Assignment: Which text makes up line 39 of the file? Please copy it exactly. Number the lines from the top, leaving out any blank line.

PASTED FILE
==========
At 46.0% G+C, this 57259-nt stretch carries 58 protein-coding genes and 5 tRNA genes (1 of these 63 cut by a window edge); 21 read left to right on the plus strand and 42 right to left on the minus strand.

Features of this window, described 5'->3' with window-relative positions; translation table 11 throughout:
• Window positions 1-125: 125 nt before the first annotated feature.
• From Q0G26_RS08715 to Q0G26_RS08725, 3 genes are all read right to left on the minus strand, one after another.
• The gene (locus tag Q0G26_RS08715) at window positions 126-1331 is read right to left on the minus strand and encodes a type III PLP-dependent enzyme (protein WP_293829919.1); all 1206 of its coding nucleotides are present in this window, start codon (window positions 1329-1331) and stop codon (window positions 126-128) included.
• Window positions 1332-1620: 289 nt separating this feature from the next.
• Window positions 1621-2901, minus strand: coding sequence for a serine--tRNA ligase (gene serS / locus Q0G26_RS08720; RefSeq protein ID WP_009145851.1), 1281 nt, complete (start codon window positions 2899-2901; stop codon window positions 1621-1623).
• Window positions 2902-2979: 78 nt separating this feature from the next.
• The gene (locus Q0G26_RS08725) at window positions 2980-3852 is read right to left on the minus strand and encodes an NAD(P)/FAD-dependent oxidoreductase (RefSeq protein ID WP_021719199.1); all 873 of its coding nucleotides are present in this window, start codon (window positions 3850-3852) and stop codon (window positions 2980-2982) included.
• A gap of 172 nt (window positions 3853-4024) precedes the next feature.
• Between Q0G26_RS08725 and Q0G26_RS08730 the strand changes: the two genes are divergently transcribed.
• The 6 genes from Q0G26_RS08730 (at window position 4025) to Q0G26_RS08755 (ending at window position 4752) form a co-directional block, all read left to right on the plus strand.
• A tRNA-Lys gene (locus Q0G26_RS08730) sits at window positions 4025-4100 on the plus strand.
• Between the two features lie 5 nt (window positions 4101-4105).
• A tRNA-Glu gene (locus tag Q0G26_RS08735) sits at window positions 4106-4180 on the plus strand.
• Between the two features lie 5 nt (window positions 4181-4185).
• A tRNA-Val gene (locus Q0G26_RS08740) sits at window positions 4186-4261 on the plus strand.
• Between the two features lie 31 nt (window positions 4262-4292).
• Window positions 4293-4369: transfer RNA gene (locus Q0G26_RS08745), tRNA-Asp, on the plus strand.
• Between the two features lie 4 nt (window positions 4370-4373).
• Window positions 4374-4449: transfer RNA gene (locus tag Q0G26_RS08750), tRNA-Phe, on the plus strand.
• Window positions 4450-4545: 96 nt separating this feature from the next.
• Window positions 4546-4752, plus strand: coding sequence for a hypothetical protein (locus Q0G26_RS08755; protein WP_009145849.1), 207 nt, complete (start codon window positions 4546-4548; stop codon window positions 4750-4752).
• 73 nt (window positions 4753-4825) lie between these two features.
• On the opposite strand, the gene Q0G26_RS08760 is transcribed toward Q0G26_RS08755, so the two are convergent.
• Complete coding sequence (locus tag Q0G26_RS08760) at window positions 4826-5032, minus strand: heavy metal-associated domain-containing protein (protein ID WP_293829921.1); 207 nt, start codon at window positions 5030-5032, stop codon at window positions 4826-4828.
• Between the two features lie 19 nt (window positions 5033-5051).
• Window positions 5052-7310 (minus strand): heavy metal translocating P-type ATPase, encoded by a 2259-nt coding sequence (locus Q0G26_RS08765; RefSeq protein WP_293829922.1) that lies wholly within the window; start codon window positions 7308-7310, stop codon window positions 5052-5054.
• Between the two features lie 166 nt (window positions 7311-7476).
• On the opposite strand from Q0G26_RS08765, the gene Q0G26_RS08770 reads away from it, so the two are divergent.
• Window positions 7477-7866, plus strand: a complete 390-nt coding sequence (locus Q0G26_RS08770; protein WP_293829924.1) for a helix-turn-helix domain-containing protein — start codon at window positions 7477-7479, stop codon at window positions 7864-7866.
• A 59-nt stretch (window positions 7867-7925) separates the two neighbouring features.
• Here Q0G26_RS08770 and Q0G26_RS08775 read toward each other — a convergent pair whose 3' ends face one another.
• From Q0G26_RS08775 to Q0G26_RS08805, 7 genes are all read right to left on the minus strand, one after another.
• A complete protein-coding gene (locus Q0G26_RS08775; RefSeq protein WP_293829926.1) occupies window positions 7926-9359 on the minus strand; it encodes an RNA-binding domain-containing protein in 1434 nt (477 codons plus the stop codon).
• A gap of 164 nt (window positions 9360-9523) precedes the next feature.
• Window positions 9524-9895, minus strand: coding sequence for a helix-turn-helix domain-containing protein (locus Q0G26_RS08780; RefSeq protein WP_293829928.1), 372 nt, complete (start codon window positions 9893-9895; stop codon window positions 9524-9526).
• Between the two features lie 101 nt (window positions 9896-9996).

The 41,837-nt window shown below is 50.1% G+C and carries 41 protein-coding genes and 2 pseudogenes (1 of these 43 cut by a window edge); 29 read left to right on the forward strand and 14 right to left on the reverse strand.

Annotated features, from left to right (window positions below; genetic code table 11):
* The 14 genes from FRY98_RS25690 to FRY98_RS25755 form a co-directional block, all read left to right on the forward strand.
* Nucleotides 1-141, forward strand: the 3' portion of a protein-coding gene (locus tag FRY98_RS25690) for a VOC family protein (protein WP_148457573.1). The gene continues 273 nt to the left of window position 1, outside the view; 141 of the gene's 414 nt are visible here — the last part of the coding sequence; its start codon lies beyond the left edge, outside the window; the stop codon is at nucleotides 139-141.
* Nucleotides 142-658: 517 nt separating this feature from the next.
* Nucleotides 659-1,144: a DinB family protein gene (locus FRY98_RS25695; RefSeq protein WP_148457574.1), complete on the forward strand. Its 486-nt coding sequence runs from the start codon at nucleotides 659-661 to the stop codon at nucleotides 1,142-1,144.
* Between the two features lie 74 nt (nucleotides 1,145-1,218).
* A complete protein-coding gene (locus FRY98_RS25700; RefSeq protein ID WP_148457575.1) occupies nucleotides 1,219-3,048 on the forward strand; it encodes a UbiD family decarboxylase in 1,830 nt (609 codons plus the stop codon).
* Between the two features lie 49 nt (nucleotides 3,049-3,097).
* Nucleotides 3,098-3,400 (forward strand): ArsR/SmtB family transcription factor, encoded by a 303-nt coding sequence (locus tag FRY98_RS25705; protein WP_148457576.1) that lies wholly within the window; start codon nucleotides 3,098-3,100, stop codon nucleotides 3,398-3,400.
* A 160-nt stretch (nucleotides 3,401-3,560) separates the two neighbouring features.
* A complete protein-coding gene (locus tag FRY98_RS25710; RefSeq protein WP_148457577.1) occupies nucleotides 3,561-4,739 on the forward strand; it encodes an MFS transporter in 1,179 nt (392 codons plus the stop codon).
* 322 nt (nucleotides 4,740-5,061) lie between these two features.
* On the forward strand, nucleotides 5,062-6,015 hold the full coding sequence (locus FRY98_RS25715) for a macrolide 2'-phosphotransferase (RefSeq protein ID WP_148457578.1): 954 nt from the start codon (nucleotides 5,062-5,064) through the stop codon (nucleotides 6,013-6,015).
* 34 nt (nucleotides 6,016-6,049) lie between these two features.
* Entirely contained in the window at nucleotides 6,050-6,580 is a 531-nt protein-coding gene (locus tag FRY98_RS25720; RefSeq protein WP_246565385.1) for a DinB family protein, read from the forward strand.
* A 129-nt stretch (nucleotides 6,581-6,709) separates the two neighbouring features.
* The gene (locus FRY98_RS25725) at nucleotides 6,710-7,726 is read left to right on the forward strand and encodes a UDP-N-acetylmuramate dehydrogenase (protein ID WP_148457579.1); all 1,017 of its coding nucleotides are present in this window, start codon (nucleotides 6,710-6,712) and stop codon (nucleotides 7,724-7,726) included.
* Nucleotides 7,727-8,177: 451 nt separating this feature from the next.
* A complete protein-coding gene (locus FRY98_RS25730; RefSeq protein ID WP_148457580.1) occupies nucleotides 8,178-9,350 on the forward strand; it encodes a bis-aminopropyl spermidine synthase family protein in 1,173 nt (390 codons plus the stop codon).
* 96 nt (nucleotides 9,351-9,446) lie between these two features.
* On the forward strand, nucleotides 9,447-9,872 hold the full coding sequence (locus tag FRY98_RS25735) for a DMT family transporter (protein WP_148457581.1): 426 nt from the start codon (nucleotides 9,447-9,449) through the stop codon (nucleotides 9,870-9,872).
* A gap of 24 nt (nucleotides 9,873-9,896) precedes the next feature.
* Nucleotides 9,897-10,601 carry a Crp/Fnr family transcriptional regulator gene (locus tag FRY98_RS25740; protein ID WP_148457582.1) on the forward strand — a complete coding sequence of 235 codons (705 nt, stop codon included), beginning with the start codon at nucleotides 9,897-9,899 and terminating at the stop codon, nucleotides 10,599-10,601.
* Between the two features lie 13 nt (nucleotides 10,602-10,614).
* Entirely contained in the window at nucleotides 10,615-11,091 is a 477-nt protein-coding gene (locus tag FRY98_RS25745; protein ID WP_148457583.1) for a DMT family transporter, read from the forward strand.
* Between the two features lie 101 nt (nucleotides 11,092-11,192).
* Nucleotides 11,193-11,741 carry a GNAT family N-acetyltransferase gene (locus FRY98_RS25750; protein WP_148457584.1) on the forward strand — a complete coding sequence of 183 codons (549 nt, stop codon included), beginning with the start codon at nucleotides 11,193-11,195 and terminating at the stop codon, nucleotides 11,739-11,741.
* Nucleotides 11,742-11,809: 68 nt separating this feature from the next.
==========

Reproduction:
The 41,837-nt window shown below is 50.1% G+C and carries 41 protein-coding genes and 2 pseudogenes (1 of these 43 cut by a window edge); 29 read left to right on the forward strand and 14 right to left on the reverse strand.